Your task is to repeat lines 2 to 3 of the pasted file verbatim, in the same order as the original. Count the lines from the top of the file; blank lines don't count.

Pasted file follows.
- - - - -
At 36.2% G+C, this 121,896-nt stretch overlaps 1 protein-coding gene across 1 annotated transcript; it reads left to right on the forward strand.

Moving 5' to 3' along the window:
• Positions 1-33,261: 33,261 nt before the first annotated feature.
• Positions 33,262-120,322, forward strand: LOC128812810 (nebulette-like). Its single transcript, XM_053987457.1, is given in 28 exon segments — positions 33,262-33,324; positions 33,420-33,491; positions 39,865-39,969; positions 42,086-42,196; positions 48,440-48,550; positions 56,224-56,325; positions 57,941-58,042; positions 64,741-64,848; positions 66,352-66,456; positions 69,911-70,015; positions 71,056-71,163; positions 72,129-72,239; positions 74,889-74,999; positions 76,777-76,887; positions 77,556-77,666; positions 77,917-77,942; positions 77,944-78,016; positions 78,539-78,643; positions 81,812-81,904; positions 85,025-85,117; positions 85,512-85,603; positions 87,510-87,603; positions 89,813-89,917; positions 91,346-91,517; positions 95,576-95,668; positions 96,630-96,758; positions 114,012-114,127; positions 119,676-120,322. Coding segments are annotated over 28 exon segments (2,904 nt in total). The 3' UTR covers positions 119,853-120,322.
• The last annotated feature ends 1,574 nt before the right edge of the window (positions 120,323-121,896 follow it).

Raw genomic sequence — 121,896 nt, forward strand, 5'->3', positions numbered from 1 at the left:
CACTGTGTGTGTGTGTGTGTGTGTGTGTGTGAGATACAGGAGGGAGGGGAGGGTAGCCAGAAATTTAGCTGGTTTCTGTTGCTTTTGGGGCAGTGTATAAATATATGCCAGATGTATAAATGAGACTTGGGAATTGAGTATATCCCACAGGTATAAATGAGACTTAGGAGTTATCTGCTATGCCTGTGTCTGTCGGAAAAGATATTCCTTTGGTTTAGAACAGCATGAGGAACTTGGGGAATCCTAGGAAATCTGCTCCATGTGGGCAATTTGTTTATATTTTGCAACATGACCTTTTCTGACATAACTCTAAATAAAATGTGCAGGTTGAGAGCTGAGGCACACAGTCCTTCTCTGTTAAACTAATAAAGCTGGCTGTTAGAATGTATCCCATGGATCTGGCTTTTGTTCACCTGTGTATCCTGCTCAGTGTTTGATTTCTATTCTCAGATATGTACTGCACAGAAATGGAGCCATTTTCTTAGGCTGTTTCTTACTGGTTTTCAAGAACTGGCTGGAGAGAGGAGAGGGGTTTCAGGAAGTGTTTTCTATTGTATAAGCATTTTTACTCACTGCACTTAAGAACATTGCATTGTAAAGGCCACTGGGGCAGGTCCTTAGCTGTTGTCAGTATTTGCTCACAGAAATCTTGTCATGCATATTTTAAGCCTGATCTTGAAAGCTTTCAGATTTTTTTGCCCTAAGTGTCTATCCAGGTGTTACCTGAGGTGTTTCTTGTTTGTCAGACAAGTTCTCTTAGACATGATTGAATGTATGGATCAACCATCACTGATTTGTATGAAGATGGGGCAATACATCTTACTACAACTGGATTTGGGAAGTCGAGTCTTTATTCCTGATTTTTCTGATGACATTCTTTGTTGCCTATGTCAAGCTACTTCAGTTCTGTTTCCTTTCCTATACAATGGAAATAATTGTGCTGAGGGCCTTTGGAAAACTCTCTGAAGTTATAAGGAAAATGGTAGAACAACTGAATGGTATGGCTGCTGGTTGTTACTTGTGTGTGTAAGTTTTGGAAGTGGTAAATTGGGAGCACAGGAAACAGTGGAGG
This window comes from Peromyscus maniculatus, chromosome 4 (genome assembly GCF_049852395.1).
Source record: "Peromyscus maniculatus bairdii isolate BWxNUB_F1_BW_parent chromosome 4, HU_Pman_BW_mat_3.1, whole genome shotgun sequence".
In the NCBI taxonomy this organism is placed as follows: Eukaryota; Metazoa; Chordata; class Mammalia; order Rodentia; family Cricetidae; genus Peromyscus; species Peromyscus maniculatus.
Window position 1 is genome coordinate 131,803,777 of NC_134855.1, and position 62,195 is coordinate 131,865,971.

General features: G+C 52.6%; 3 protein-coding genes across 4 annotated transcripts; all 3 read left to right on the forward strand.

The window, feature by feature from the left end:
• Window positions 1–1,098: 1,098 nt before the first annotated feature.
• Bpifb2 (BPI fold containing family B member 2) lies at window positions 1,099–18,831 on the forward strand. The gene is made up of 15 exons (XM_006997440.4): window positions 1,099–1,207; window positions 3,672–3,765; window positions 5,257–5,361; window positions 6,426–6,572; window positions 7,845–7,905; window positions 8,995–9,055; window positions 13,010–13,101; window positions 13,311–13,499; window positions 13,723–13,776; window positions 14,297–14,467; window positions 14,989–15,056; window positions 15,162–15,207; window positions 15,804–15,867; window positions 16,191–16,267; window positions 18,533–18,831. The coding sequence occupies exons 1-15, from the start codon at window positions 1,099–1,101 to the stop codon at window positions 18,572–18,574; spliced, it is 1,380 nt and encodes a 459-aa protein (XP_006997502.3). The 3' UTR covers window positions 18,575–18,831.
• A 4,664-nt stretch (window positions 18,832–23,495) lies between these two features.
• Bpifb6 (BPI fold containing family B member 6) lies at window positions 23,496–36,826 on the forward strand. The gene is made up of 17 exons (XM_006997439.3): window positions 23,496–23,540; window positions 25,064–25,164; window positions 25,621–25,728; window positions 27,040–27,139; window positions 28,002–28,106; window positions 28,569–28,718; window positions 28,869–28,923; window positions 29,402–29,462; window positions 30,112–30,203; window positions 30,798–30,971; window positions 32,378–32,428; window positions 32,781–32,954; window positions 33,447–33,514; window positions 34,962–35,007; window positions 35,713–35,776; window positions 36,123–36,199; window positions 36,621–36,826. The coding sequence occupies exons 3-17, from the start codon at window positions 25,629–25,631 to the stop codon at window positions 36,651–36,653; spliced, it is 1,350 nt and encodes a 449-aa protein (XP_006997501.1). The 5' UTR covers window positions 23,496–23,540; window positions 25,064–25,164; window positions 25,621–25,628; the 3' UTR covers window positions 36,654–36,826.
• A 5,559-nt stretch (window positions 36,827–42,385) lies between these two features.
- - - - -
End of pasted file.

Moving 5' to 3' along the window:
• Positions 1-33,261: 33,261 nt before the first annotated feature.